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I have been learning Kernel programming and taking the Eudyptula challenge, and task 5 requires me to modify a hello world module from an earlier task to be automatically loaded when a USB keyboard is plugged, and unloaded when the keyboard is unplugged.

Now, for the sake of it, I will not be posting my code here, because that would be a huge spoiler for this task and would ruin the fun of it for others. Basically, what it does is:

  1. Creates a struct usb_device_id array with one entry that binds my module to any usb keyboard
  2. Creates a struct usb_driver and initializes the proper fields; in particular, it references the usb device id table array that I created previously
  3. Uses the macro MODULE_DEVICE_TABLE to register the driver.

The register / unregister routines are working. I get the expected debugging messages when I manually load and unload the module.

I copied the module to /lib/modules/$(uname -r) and ran depmod -a. The module is added to modules.alias and modules.dep, but nothing happens when I plug / unplug the keyboard.

Further research showed that I should have a modules.usbmap file generated by depmod where the kernel keeps a mapping between devices and drivers to load. I don't have this file anywhere in my folders tree. I also don't have a modules.pcimap. I have checked the kernel configuration to make sure that loadable module support is enabled, as well as hotplugging support - they are.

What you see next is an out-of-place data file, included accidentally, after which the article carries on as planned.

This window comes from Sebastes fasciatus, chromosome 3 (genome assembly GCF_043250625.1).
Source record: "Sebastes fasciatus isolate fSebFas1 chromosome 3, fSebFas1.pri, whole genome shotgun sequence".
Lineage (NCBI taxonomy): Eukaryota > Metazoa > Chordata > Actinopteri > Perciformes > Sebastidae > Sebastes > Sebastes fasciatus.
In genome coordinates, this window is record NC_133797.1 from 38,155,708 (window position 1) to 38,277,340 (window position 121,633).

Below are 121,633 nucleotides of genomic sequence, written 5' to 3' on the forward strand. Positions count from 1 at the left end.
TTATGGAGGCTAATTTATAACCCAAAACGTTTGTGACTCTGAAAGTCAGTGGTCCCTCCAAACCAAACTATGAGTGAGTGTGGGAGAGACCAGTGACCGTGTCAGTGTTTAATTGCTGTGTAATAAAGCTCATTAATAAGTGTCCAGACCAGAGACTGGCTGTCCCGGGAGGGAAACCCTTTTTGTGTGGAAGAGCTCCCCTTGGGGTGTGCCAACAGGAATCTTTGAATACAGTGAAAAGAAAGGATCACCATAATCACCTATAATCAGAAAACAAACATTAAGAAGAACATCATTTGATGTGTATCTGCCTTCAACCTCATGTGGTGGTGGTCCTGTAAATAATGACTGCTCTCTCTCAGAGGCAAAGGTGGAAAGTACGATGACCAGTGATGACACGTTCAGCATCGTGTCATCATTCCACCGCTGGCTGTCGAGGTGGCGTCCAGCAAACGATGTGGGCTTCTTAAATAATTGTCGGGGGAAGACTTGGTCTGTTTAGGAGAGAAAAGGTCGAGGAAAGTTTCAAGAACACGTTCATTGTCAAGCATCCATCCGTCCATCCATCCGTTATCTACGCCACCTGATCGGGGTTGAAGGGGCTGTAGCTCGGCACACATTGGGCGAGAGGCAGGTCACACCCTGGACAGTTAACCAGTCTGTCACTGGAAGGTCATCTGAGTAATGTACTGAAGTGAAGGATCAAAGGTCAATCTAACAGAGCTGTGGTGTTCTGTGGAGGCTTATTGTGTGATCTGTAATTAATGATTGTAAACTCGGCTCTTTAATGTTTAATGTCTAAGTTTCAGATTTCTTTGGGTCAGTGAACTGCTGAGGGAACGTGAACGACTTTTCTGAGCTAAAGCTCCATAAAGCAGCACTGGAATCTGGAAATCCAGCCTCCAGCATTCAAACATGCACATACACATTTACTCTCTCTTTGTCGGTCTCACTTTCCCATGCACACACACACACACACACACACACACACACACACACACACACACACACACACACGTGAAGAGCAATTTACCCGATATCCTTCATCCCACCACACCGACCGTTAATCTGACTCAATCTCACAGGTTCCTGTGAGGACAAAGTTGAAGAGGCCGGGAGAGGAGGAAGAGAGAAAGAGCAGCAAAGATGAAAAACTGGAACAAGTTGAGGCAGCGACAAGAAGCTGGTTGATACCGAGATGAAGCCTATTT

This is Kubuntu 14.04 with self-compiled 3.16.0-rc5 kernel. What am I missing? I have gone through the kernel configuration and checked the most obvious options. I'm kind of stuck here. Any ideas?

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You might be missing two things:

1.) An USB keyboard is typically not just a generic USB device, but a HID class device. Linux treats USB HID devices as a separate subclass. Have you taken this into account?

2.) modules.usbmap and modules.pcimap exist with some older versions of module/pci/usb utilities only. With modern versions, the information equivalent to what used to be in those files is included in modules.alias instead. Your research materials may have been obsolete.

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Here are my suggestions..

  1. Try registering by using vendor_id, product_id and check whether you are registering the for the correct hardware device.

You can try writing a rule in

/etc/udev/rules.d/10-local.rules

make sure it is identifying your hardware correctly. Following commands may help you:

udevadm monitor or udevadm monitor --env
udevadm info -a -p [/devices/pci0000:00/0000:00:1a.0/usb1/1-1 -> this has to be get from above command]
  1. Make sure you rmmod your module, clean all logs [sudo dmesg -c] and plug in the hardware.

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